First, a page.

"You don't like Indian food, do you?"
"No, I like it, it's just that you like it enough that I never feel the need to pick it."
That was the substance of a conversation between TLO and myself, not so long ago.
I'm in my early forties. And just in the last year or so, I've gone from craving novelty in many areas to being satisfied with old favourites.
This isn't a small thing, and it's most obvious with food.
For most of my adult life, I've been both a lover of food and a fairly adventurous eater. The things I haven't eaten probably tell the story best: in my early twenties, I was in the Philippines, and was given the chance to eat the brains of a roast pig. I declined, and I regret doing so today.
I'll try just about anything, at least once. When I eat out, I like to try new places, or new kinds of places. when I eat at a familiar place, I try menu items I haven't had before.
Well, that was true. But I've noticed a gradual process of accepting the familiar that I know I'll like to a much greater degree. Some of this is because I'm done, so to speak: thanks to TLO, I've tried a great breadth of teas, certainly dozens, possibly over a hundred, and definitely covering all the major varieties. While I will happily drink all kinds of tea, if the choice of what to put on for breakfast is left to me, I'll automatically pick Earl Grey (or possibly one or two very closely related black teas). This in a house that has more than 30 varieties of tea on hand at the moment.
Similarly, when I eat out, especially at a familiar place, I'm content to order old favourites over seeking novelties. This isn't universally true, but I can feel this preference slowly closing in on me, for better or for worse.
In my mind, the biggest reason for this is that I know what I like: even on an unfamiliar menu, the chances are I'm familiar with most of the dishes, in one way or another. I have a pretty good idea of what I like, and how much I like it, especially with dishes that show very little variance: I'm not likely to meet a new kind of ika that convinces me to prefer it over a nice slice of fatty tuna.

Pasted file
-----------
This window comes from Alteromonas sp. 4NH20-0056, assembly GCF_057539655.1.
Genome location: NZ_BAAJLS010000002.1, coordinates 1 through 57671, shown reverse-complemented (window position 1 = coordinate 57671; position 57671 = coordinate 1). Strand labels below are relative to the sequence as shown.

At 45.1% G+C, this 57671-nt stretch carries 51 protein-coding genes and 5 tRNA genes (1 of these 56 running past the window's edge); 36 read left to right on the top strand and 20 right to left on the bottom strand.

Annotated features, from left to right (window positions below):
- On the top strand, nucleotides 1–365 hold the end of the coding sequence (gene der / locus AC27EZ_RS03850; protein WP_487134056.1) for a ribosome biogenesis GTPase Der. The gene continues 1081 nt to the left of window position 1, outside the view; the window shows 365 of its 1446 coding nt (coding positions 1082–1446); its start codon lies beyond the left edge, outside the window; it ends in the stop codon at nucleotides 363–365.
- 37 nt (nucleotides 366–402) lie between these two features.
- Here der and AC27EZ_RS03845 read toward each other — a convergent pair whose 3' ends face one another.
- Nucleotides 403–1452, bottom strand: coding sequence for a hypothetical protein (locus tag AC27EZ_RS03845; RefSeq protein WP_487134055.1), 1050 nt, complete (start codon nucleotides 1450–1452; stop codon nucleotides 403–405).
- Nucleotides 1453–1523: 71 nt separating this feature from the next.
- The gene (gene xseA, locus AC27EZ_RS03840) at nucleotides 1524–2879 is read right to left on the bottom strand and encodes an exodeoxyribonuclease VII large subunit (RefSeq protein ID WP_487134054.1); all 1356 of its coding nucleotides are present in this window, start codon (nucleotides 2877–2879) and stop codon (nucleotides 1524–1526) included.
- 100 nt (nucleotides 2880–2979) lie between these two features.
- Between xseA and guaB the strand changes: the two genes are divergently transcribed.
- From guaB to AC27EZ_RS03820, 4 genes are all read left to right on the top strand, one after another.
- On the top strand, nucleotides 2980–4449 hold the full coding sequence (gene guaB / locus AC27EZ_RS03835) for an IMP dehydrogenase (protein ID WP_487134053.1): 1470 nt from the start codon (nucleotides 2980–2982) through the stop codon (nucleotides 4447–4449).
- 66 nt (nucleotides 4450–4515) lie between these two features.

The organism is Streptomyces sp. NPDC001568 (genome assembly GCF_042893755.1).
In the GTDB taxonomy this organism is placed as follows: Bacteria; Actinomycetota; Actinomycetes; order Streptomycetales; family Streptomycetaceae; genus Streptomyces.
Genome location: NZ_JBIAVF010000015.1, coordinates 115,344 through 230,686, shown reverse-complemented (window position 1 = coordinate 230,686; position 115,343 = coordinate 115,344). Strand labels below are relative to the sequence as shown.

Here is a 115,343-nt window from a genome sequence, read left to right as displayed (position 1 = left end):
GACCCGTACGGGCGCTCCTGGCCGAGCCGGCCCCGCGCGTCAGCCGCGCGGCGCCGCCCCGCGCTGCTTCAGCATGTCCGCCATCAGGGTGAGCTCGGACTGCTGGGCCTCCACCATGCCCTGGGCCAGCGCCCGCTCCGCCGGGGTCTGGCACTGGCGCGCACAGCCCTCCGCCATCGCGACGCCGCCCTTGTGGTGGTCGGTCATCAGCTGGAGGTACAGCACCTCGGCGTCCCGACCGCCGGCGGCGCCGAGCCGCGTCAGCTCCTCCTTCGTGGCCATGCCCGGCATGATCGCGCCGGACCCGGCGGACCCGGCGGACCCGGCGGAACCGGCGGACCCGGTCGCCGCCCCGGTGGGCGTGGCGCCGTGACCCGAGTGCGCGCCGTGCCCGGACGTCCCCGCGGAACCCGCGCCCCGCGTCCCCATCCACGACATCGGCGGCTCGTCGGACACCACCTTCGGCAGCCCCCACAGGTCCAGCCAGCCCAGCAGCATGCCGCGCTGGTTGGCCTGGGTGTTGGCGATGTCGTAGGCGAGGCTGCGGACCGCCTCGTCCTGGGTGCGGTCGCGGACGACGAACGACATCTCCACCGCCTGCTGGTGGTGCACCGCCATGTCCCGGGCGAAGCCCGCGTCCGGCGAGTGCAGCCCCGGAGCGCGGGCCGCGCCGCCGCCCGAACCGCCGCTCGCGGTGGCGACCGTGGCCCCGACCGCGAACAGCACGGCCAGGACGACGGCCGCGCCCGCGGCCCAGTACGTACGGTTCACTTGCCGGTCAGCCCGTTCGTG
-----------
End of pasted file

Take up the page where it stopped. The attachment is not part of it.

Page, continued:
In other words, having eaten fairly broadly and fairly deeply, novelty is relatively hard to find, and of the non-novel dishes, I'm likely to know which ones I prefer.
But the broader tendency of older folks, especially men, starting about my age, to get set in their ways, is a well-trod cultural trope, and while I'm too lazy to look up any references, I feel pretty confident there's research that backs that up (to mention just one thing, older voters are more conservative voters, and I believe the longitudinal studies strongly suggest this is a process where individuals are more conservative than their younger selves). My confident explanation above may be a post hoc rationalization of a largely physiological change.
What is to be done?
Maybe nothing. Maybe I'm just smarter than my younger self. But I hope that by being conscious of this trend, I'll be wary of being unfairly biased against novelty.
Or perhaps in a decade I'll wonder why I ever fought the urge to get more set in my ways. In the meantime, get off my lawn.